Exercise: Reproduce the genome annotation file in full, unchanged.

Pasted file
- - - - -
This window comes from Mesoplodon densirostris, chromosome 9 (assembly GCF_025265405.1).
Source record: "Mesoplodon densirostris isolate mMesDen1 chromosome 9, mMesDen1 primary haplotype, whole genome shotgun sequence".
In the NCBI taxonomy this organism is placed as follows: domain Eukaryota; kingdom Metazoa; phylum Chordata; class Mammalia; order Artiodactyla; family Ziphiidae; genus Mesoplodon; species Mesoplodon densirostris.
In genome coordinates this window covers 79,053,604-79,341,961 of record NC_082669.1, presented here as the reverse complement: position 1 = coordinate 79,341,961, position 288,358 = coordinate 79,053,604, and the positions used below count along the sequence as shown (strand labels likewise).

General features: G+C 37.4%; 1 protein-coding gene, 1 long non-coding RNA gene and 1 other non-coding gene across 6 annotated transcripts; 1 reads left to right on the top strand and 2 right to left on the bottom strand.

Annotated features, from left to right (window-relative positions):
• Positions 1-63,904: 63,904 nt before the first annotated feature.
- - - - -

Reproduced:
This window comes from Mesoplodon densirostris, chromosome 9 (assembly GCF_025265405.1).
Source record: "Mesoplodon densirostris isolate mMesDen1 chromosome 9, mMesDen1 primary haplotype, whole genome shotgun sequence".
In the NCBI taxonomy this organism is placed as follows: domain Eukaryota; kingdom Metazoa; phylum Chordata; class Mammalia; order Artiodactyla; family Ziphiidae; genus Mesoplodon; species Mesoplodon densirostris.
In genome coordinates this window covers 79,053,604-79,341,961 of record NC_082669.1, presented here as the reverse complement: position 1 = coordinate 79,341,961, position 288,358 = coordinate 79,053,604, and the positions used below count along the sequence as shown (strand labels likewise).

General features: G+C 37.4%; 1 protein-coding gene, 1 long non-coding RNA gene and 1 other non-coding gene across 6 annotated transcripts; 1 reads left to right on the top strand and 2 right to left on the bottom strand.

Annotated features, from left to right (window-relative positions):
• Positions 1-63,904: 63,904 nt before the first annotated feature.